Leaks, Drips, and Spills

Something Hinky At OSM?

26 Jul 2013
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1. Adjective (of a person) Dishonest or suspect: "he knew the guy was hinky".
2. (of an object) Unreliable: "my brakes are a little hinky".

 I really want to wash my hands of Open Source Matters, Inc. and their many failures to the Joomla! community - but, they keep persuing a strategy of secrecy - that's another way of saying they don't like being transparent much. Still sounds like secrecy to me.

So, what now? Some more of the same and then something different.

More then two months ago, I blogged that I discovered OSM had failed to file their CHAR500 annual report to the New York Charities Bureau (Bad Bad OSM). Board members expressed somewhat indirectly that they had been aware for some time that the Bureau said it didn't have their report and they described how they were going to take care of it - more then two months ago. Still not done. In fact they owe the Bureau both 2011 and 2012. Still not done. They don't seem too worried about it as Thomas Hampton stated "We are content with a 35 dollar late fee..."

Update 8/6/2013

Jacques Rentzke updated the Joomla Leadership Google Groups List with the following:  "I'm aware that there's still an issue with our 2011 NY Charities filing now (not) showing on their web site. (we already have submitted it twice). I'm following up with our Accountant about this to see if there is any issue that we are not aware of, and hope to have this sorted soon (or understand what the issue might be)."

Update: 8/20/2013

Jacques Rentzke again update the Joomla Leadership Google Groups List with the folowing: "Regarding the NY Charities financial filings:  Our accountant again made contact with an official from the Bureau. We received the following from the Charities Bureau - Registration Section":
Date: Wednesday, 07/08/2013 2:06 PM

Open Source Matters, Inc

State Registration  #40-39-53

The registration status of the organization is current.  Current status means that the Charities Bureau has not determined that the organization is delinquent in its filings with the Charities Bureau as of the date the registration status is reviewed.  In providing information about registration status, the Attorney General's Office is not expressing any opinion on the accuracy of the contents of any report filed by an organization or whether the organization is entitled to government or other funding.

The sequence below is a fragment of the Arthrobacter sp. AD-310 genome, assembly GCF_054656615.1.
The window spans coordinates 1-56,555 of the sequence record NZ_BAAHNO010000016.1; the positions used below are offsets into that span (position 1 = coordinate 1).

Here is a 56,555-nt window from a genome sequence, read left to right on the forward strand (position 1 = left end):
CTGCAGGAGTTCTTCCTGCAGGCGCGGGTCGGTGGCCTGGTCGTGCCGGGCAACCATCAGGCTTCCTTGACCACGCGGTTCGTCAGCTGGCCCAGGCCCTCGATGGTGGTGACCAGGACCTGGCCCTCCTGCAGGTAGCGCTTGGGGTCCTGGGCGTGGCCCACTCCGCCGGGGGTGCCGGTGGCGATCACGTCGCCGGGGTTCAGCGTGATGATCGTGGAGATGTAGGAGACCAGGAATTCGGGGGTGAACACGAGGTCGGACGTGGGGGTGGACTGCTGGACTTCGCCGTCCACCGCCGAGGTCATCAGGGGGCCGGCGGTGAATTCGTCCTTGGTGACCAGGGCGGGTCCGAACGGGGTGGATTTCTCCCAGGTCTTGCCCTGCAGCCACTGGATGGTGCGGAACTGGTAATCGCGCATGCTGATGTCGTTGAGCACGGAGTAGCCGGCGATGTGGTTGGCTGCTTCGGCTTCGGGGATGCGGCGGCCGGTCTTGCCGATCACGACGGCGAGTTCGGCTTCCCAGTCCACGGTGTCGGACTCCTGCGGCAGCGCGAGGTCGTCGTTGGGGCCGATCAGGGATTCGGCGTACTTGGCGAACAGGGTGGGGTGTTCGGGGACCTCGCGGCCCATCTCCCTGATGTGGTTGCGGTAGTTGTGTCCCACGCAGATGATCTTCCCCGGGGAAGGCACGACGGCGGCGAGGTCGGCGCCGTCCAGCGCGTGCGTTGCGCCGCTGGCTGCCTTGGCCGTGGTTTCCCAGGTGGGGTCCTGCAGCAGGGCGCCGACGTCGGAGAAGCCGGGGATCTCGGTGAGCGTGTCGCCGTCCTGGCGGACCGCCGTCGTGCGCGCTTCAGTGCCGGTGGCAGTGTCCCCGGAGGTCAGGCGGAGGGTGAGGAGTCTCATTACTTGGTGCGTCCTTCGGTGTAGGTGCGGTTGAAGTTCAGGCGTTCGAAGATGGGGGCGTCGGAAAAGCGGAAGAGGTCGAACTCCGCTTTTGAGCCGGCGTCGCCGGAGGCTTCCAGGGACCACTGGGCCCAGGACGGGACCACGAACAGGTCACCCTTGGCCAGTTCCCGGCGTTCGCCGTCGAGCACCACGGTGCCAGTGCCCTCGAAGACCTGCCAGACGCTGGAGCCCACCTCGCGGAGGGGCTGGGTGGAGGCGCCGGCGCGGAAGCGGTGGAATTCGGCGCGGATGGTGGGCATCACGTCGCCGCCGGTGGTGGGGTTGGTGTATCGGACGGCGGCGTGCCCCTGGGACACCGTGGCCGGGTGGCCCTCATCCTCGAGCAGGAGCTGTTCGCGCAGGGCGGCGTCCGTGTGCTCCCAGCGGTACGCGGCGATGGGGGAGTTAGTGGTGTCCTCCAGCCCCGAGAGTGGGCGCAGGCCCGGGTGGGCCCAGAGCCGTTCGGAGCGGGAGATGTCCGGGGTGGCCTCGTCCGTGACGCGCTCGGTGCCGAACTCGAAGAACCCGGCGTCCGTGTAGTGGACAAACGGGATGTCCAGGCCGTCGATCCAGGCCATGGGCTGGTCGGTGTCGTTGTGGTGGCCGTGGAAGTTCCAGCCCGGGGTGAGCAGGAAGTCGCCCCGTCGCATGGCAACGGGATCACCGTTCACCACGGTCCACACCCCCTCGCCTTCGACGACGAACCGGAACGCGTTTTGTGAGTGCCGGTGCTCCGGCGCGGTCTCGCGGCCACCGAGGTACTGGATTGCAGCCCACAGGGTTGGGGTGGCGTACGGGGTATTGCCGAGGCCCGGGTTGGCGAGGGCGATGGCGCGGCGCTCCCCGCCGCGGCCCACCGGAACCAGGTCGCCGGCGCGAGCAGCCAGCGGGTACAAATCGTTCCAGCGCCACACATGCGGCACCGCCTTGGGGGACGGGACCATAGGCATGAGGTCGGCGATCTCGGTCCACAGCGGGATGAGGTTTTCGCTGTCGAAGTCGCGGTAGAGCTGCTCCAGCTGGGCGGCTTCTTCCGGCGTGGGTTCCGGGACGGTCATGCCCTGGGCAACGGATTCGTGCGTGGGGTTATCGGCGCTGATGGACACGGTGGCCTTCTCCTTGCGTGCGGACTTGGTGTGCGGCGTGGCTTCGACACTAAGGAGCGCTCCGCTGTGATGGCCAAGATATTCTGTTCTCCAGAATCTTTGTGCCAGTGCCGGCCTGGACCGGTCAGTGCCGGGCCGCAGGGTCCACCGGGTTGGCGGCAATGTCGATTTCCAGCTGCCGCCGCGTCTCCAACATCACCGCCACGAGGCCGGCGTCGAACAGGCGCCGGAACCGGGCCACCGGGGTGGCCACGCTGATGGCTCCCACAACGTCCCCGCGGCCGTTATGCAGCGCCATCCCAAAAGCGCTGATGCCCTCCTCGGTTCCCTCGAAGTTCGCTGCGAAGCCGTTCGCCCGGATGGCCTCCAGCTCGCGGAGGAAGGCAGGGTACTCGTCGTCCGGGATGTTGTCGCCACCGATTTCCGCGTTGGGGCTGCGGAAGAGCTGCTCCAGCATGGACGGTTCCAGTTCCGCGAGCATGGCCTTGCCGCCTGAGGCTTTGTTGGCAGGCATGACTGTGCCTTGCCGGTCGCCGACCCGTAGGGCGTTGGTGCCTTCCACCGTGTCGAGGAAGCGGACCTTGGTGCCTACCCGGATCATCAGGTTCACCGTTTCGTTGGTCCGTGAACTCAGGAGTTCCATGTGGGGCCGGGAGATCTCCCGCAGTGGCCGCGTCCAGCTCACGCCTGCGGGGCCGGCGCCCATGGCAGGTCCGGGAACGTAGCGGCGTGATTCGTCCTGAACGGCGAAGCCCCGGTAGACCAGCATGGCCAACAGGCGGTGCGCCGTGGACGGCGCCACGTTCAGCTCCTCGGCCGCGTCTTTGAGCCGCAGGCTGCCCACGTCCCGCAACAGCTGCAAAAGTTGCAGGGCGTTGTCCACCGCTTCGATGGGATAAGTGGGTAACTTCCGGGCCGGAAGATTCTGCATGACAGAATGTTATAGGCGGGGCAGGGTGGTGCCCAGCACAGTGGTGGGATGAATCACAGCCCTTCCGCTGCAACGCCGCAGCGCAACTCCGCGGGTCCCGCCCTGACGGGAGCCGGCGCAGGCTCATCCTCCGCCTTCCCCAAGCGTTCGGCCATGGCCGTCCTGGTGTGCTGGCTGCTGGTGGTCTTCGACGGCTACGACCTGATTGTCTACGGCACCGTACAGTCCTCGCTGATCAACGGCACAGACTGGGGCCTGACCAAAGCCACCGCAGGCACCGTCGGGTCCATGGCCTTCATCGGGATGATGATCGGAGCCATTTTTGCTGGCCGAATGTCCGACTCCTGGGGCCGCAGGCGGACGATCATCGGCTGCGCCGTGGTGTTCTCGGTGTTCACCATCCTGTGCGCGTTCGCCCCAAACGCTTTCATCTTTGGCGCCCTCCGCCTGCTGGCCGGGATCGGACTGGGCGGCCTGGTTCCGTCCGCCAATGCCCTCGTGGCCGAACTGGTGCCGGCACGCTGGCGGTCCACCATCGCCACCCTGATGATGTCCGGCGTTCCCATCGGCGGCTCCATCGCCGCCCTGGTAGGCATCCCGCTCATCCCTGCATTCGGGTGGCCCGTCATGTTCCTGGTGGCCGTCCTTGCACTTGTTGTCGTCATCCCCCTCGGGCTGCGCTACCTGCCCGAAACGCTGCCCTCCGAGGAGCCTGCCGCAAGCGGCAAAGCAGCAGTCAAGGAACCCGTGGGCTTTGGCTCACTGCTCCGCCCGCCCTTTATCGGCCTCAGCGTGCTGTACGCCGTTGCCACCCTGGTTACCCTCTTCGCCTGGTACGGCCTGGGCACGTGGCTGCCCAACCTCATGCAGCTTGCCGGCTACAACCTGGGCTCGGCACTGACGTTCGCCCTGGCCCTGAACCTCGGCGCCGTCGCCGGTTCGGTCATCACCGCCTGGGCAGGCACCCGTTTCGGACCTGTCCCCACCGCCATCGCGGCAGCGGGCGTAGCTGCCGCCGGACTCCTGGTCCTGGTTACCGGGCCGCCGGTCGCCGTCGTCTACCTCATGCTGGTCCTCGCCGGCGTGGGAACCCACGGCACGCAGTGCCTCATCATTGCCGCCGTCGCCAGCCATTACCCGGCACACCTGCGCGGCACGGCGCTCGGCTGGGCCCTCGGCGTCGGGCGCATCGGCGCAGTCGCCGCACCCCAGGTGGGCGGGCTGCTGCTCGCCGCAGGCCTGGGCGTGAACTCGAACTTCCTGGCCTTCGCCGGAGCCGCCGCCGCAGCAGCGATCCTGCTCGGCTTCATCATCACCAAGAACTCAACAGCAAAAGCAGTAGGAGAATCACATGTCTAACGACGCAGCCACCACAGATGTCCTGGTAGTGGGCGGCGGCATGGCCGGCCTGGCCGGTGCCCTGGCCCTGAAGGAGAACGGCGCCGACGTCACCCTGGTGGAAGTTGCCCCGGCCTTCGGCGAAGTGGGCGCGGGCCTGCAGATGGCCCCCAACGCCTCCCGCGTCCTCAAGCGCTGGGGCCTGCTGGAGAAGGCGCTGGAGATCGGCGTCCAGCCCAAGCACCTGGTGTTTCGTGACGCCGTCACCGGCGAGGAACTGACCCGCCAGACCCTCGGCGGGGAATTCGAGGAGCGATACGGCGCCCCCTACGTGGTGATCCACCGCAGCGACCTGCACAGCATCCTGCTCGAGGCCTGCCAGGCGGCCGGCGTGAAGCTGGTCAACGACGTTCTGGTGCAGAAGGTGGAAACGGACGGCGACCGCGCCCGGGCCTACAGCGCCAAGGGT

"I did a quick search on their web site this morning, and found the 2011 filing is now there"

"The 2012 filing is pending the finalization of the 2012 tax return."

"I will post copies of the CHAR500 filings on the OSM web site."

Note several things. First, the CHAR500 now filed for the 2011 fiscal year is not the same one OSM has had up on their web site for almost a year. The web site version has now been replaced with what is likely the "resubmision" from May, 2013.  Second, while I believe the email note above from the Charities Bureau, you will note if you proceed to the NY Charities Bureau site and find the OSM submissions that a date is not present for the last submission. NY Charities Bureau states: "If no Filing Year End date appears, then the filing is currently being processed." Some 10 months overdue. Kind of sad that an external force had to prod OSM to follow up on their fiduciary duties. Wonder if they will get 2012 submitted on time (in November, 2013)?

Oh, that brings up another issue - Thomas Hampton. Of the next twelve board meetings since he was elected Treasurer on April 17, 2012  (haven't seen June or July, 2013 yet)  Thomas attended 5 meetings a dismal 42% attendance for the Board Treasurer. Here we are approaching the end of July, 2013 and the board has failed to publish a budget for 2013. More than half of the year has passed and they are supposed to be operating month to month on the amount that was budgeted for December, 2012. But, you don't know what is happening since neither the board or the treasurer seems to want to publish a budget to actual report. Did the U.S. Congress take lessons from the OSM board?

Update 8/6/2013

Jacques Rentzke also stated:  "As most of you may be aware, Thomas recently resigned as a board member of Open Source Matters (OSM) to allow him to focus on a new career. The OSM board appointed me as the Interim Treasurer until we have a new board member that we can elect as our new Treasurer.  We are actively looking for a suitable candidate."

He then goes on to say:  "At our last board meeting, the board voted for and approved the 2013 budget. We subsequently found out that there was an error that caused some of the totals to not be correct. (this was not Thomas' fault)   This error was corrected, and we also adjusted the provision for tax to be closer to what it is likely to be. The OSM board is currently voting on the adjusted Budget for 2013 and that should be approved, and published within 7 days. I think we will however all agree that it is not good for us to be finalizing a budget so late in the financial year, and that we need to do much better with keeping to deadlines for finalizing it."